Shares of defense giants Lockheed Martin (NYSE:LMT), Northrop Grumann (NYSE:NOC), Raytheon (NYSE:RTN) and General Dynamics (NYSE:GD) slipped in today's trade, giving back a bit of the group's strong gains enjoyed since election day: LMT -2.7%, NOC -3.8%, RTN -1.8%, GD -2.6%.
Cowen analysts warn that while Pres.-elect Trump's Air Force One criticism likely will not hurt Boeing, his habit of using Twitter as a bully pulpit could pose a bigger risk for LMT and NOC, which have big-ticket defense contracts.
"This is in line with his campaign comment that he wants to boost defense spending but feels DoD could 'buy smarter,'" Cowen says. "Presumably he won't comment on all defense contracts but will focus on high profile programs. However, given his power as president, this can have an impact on specific programs."
LMT's F-35 program has long been criticized for its $400B development and acquisition price tag, and NOC's B-21 bomber recently has been hit for not disclosing a fuller estimate on its cost, which analysts estimate at $50B-$80B.
Northrop Grumman (NOC -2.4%) has elected General Mark Welsh to its board.
Welsh, who was the Air Force's chief of staff last year when it gave Northrop a coveted contract for a new long-range strike bomber, is currently Dean of the Bush School of Government and Public Service at Texas A&M University.
With the addition of Welsh, Northrop's board increases to 14 members, 13 of whom are independent directors.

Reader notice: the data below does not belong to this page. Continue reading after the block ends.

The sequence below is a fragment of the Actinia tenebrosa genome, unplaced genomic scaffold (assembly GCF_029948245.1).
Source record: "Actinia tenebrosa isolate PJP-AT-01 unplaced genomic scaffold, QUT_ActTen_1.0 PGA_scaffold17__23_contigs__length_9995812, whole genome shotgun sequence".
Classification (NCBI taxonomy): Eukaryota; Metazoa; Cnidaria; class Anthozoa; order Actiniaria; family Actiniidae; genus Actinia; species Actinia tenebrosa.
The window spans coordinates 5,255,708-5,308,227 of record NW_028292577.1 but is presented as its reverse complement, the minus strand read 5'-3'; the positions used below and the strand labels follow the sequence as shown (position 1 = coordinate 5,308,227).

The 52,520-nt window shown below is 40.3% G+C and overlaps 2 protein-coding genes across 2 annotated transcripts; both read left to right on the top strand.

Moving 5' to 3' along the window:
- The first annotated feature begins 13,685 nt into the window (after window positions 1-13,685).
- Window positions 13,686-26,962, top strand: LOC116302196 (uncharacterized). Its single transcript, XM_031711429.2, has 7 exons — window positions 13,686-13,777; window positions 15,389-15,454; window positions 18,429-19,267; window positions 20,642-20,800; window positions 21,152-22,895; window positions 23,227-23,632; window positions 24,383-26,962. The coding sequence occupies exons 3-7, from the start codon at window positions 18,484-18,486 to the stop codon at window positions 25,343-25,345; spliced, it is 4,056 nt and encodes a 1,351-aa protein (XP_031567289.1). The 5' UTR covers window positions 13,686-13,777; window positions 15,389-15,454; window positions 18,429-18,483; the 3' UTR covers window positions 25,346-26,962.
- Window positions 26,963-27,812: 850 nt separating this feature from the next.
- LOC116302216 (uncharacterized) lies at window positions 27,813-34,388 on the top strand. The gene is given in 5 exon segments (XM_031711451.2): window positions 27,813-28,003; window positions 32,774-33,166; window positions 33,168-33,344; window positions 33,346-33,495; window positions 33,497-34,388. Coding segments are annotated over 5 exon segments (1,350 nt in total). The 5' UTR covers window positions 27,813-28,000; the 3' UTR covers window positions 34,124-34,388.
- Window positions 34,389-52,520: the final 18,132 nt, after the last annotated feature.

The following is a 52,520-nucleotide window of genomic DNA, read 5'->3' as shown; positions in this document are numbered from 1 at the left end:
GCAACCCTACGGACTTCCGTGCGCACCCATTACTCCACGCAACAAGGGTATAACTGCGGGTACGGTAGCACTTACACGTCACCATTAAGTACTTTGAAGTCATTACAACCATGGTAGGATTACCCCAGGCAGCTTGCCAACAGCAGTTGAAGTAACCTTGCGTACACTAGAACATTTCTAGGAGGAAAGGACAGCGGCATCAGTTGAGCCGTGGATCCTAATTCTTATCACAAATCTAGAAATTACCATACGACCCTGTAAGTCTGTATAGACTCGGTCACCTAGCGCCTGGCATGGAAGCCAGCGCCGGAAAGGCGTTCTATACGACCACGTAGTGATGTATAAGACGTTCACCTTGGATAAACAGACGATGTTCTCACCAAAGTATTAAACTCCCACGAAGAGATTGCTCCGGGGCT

President Obama is poised to block a Chinese company from buying Germany's Aixtron (NASDAQ:AIXG) because Northrop Grumman (NYSE:NOC), a major U.S. defense contractor, is among the chip equipment maker's customers.
It would mark only the third time in more than a quarter century that the White House rejected an investment by an overseas buyer as a national security risk.
The EU plans to boost its defense budget to its highest level in over a decade, setting up a €5B fund and sending a signal to Donald Trump that it intends to pay for its own security.
"This is not about an EU army, this is not about spending on the military instead of social security," European Commission Vice President Jyrki Katainen said. "We face multiplying threats and we must act."
Northrop Grumman’s (NOC -0.6%) program to develop an upgraded, cyber-hardened network for major air operations has nearly doubled in cost and a key deadline has slipped by more than three years, the U.S. Air Force says.
The network's development phase is now estimated to cost $745M, up from $374M originally, according to a report submitted to Congress last week and seen by Bloomberg; including procurement and support, the system has a projected $2.98B price tag.
The air operations network “is essential to national security,” the report says, and must be modernized “to address today’s evolving cyber environment,” command-and-control mission changes “and accelerating technological advancements."
Northrop Grumman (NYSE:NOC) and L-3 Communications (NYSE:LLL) are upgraded to Overweight from Equal Weight, and Lockheed Martin (NYSE:LMT) is upgraded to Equal Weight from Underweight at Barclays, as the Trump victory arguably gives new life to a bullish trade that's now less based on safe-haven status and more on absolute vs. relative growth.
Details on budget and national security changes under Trump are scarce, but Barclays believes the market will assign a 100% probability to the prospect of higher defense budgets in the near future; for defense stocks, the near term is not about fundamentals or estimate revisions per se - which the firm thinks will not change much - but instead about the simplistic view that defense spending under Trump will be higher.
Also, the firm shifts its neutral posture on defense to positive, on the belief that shares stay well bid in short-to-medium term.